Using Generalizability Theory to Examine Classroom Instructors’ Analytic Evaluation of EFL Writing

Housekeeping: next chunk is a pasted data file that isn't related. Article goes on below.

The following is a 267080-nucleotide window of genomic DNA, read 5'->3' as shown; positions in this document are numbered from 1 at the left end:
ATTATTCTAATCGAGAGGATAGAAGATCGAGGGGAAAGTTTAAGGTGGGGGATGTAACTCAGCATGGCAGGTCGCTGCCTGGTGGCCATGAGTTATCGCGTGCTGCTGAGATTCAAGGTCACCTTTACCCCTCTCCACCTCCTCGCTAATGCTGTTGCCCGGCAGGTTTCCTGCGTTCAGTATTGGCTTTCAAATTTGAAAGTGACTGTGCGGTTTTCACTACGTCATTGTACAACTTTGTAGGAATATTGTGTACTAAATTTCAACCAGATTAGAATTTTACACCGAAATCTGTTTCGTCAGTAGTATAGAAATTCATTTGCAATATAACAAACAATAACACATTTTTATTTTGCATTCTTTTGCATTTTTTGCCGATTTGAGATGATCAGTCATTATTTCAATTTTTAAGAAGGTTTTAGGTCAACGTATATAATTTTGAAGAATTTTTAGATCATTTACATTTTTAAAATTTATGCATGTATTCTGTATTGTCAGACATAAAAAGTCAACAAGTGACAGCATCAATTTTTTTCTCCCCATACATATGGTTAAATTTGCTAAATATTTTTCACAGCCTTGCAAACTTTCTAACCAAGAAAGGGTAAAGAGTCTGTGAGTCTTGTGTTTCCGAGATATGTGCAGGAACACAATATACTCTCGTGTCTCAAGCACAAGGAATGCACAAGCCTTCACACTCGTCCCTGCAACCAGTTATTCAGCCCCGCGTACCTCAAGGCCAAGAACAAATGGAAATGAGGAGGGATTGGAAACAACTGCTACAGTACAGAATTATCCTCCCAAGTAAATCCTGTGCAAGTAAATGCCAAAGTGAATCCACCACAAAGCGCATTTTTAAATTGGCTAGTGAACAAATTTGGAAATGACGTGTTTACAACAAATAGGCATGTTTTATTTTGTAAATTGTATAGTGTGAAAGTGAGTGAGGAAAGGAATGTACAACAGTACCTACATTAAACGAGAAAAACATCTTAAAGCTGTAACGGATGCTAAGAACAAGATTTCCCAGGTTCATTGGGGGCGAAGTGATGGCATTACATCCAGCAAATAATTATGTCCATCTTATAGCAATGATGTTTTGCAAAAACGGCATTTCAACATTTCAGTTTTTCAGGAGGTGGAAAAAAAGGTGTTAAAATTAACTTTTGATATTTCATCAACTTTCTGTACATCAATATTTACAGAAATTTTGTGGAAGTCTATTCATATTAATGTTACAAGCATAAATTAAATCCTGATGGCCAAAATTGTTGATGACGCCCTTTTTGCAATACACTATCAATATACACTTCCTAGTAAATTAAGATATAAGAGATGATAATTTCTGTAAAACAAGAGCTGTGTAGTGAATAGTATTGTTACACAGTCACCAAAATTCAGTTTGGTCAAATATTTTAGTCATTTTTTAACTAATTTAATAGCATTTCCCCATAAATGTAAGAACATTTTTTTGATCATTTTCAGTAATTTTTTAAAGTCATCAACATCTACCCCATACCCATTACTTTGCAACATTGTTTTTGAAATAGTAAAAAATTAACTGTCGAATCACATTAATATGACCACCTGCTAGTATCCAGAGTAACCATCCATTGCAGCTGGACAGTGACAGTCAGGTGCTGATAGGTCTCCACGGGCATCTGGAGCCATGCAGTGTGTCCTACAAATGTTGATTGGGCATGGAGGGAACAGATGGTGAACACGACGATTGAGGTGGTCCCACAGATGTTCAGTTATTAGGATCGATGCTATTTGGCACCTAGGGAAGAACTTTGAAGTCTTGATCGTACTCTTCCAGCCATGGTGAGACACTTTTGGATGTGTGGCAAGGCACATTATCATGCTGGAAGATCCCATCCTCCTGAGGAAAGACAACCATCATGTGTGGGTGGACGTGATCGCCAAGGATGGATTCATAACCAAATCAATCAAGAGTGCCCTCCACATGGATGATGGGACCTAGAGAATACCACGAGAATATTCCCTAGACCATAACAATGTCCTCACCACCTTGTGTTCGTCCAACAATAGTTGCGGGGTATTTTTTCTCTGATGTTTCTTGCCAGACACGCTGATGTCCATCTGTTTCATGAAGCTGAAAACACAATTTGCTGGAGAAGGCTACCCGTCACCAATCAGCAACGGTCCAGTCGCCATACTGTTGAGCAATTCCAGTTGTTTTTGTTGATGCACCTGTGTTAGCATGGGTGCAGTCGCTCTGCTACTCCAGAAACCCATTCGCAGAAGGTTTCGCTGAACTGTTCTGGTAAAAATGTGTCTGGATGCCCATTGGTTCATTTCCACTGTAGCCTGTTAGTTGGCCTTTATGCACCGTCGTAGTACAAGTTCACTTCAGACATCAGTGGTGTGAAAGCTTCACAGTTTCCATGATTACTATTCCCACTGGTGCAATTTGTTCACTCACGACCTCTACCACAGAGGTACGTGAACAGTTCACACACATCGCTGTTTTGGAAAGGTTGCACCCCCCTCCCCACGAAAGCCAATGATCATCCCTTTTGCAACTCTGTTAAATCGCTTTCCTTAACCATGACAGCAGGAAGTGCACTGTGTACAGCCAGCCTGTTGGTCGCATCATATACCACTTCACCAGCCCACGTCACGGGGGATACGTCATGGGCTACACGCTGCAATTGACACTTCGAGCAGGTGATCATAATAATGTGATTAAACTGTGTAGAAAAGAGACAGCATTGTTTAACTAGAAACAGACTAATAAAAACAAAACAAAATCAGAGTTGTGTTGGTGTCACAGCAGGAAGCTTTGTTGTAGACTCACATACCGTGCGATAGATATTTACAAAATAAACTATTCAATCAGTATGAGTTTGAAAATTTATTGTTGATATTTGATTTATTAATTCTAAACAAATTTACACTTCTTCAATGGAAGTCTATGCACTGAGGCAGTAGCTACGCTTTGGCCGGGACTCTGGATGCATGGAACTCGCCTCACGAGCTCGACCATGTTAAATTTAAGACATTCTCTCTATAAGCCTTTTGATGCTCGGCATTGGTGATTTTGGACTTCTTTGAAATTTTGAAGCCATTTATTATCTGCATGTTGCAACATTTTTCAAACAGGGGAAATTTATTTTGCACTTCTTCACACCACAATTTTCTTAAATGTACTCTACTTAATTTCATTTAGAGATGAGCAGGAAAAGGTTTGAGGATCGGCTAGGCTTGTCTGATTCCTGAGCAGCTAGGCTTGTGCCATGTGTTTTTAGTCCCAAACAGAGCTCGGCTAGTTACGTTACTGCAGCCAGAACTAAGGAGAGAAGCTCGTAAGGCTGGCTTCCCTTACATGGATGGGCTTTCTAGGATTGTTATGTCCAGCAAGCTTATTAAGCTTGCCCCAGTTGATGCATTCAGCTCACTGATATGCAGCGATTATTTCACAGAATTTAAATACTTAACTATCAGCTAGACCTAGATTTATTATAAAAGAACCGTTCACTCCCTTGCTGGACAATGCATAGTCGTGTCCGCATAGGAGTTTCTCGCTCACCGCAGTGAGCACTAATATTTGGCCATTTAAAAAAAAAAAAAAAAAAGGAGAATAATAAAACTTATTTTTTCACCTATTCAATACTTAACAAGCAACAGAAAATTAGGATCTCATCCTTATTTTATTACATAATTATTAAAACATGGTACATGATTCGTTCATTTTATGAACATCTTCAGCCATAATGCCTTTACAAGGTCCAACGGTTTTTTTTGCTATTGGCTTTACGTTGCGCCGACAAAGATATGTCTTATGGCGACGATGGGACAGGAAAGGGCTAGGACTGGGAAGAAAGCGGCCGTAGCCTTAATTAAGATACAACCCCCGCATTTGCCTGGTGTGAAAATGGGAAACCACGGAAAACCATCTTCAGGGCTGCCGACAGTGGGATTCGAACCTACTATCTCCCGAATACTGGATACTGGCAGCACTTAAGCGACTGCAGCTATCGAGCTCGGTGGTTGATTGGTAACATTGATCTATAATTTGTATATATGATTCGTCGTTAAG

Using G-theory as a theoretical framework, this study was intended to examine the variability and reliability of classroom instructors’ analytic assessments of EFL writing by undergraduate students at a Turkish university. Ninety-four EFL papers by Turkish-speaking students in a large-scale classroom-based English proficiency exam were scored analytically by three EFL raters. The results showed great rater variation. Ratings based on two assessment categories (e.g. communicative level and linguistic accuracy level) were also obtained. The variance component for scoring categories (c) did explain total score variance (7.25% of the total variance), suggesting that there was difference in the writing scores that could be attributed to the scoring category itself. Further, the dependability coefficient was .53 for the current scenario and even when the numbers of raters were increased to 10 the dependability of coefficient was .79. This difference had tremendous impact on the reliability of analytic scoring of EFL papers. The findings of this study provide evidence that the classroom teachers should be appropriately trained to score EFL compositions. Important implications are discussed.
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